When I was in city management, I worked with the fire chief. A good fire chief knows how to put out fires.
When the fire truck arrives at the scene of the fire, everyone’s role has previously been defined. Everyone knows what they’re supposed to do. There’s a “standard operating procedure” for just about every scenario.
At the scene of a fire, there’s no time for collaborative decision-making. When there’s a crisis, someone has to call the shots.
Crisis situations require decisive action. Someone has to lead.
On the other hand, the same characteristics of leadership in a crisis situation will be ineffective and counter-productive if there is no crisis present.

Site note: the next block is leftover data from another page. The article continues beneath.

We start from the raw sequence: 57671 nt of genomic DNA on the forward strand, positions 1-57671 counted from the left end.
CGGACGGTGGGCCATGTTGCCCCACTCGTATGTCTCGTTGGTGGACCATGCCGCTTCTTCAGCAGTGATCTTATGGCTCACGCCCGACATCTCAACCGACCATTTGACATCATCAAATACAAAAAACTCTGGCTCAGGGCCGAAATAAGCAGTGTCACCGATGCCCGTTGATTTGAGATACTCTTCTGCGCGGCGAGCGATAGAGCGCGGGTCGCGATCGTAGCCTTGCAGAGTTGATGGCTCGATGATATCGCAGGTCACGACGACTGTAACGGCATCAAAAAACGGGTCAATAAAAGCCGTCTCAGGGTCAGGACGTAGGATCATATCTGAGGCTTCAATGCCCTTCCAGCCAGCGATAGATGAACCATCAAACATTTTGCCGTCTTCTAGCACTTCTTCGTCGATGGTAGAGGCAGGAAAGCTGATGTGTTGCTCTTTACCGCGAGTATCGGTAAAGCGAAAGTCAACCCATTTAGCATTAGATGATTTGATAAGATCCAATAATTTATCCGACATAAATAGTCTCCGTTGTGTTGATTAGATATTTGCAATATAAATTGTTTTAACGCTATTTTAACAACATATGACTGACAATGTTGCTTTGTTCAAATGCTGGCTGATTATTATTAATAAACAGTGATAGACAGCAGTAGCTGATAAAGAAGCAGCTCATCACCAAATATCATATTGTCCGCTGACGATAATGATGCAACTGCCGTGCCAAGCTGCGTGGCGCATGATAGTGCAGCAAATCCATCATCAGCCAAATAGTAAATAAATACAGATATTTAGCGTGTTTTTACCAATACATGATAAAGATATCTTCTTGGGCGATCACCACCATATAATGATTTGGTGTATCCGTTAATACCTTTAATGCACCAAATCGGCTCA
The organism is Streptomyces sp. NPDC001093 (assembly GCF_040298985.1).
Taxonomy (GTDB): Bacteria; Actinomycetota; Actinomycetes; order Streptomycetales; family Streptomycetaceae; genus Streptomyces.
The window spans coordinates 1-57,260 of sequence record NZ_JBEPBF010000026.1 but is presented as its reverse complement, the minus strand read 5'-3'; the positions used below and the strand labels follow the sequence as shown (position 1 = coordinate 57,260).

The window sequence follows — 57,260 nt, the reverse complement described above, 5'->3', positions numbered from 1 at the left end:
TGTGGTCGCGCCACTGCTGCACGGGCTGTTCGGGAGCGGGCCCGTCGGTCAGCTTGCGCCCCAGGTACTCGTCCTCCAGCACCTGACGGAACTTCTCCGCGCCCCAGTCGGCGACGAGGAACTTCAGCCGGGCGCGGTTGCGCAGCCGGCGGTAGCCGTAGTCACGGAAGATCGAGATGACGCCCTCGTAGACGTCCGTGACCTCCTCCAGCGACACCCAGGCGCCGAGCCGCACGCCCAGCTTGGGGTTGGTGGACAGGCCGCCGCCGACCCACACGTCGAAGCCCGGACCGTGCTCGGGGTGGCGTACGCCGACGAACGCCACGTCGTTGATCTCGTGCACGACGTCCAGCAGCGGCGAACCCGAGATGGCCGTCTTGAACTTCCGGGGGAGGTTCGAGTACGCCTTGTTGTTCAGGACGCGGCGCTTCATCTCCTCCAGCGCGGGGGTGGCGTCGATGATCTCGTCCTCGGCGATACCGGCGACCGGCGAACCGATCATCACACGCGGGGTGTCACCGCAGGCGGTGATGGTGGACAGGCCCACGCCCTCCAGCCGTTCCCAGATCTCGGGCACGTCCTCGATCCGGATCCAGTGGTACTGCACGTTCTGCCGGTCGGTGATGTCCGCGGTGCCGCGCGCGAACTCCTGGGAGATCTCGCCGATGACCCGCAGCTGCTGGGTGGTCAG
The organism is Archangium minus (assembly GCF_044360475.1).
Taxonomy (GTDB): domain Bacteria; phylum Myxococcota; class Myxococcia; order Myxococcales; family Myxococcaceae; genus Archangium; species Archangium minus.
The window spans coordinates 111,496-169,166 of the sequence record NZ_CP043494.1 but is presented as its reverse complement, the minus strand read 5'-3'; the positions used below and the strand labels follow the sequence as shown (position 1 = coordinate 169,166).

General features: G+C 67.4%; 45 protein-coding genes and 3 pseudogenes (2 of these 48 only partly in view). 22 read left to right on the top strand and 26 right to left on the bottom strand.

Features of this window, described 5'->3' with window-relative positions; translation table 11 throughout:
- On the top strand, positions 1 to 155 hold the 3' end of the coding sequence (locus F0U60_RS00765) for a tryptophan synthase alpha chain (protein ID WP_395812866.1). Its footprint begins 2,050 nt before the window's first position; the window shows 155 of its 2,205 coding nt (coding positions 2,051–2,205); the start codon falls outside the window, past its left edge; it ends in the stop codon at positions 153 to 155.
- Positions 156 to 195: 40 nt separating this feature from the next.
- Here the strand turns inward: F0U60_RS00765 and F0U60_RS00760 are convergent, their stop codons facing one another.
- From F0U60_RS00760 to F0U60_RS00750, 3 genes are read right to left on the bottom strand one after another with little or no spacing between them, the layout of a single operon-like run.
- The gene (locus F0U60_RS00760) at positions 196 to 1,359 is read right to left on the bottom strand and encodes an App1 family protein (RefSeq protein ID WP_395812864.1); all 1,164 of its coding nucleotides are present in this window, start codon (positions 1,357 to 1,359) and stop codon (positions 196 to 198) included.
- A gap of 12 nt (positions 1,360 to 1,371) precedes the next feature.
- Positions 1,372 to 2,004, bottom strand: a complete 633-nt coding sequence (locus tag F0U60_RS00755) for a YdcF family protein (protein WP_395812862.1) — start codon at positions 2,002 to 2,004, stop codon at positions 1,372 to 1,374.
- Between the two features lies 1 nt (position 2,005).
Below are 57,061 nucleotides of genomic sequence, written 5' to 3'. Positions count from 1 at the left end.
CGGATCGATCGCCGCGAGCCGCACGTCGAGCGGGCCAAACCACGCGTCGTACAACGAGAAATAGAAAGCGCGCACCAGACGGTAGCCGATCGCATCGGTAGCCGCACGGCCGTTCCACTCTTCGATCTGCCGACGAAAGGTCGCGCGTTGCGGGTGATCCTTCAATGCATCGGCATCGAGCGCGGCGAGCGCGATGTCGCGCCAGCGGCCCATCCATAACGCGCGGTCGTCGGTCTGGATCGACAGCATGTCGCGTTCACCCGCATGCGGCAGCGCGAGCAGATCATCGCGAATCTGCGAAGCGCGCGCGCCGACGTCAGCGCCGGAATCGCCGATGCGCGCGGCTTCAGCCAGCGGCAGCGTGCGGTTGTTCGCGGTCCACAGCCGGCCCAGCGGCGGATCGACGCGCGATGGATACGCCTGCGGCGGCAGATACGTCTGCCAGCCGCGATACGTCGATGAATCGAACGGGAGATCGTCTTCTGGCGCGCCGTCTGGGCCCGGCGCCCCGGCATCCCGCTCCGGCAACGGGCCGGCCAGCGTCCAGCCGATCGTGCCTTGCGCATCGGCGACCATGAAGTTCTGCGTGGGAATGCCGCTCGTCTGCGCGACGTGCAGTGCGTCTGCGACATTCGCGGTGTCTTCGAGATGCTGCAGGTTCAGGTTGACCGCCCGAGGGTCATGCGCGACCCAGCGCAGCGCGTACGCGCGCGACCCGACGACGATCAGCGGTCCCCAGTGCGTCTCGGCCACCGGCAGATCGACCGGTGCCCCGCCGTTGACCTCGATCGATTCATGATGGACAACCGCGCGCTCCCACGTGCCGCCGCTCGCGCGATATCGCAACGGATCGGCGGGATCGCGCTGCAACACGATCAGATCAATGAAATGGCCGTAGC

Top-down, authoritative leadership will squelch creativity and innovation. A lack of collaborative process will be stifling to other leaders.
When there’s no crisis, people expect to have input on decisions and freedom to use their gifts and talents. If they don’t have that opportunity to do both, they’ll either rebel or eventually leave.
Ironically, some people are leading like there’s always a crisis. That’s either a sign of poor planning, or it’s a sign of poor leadership.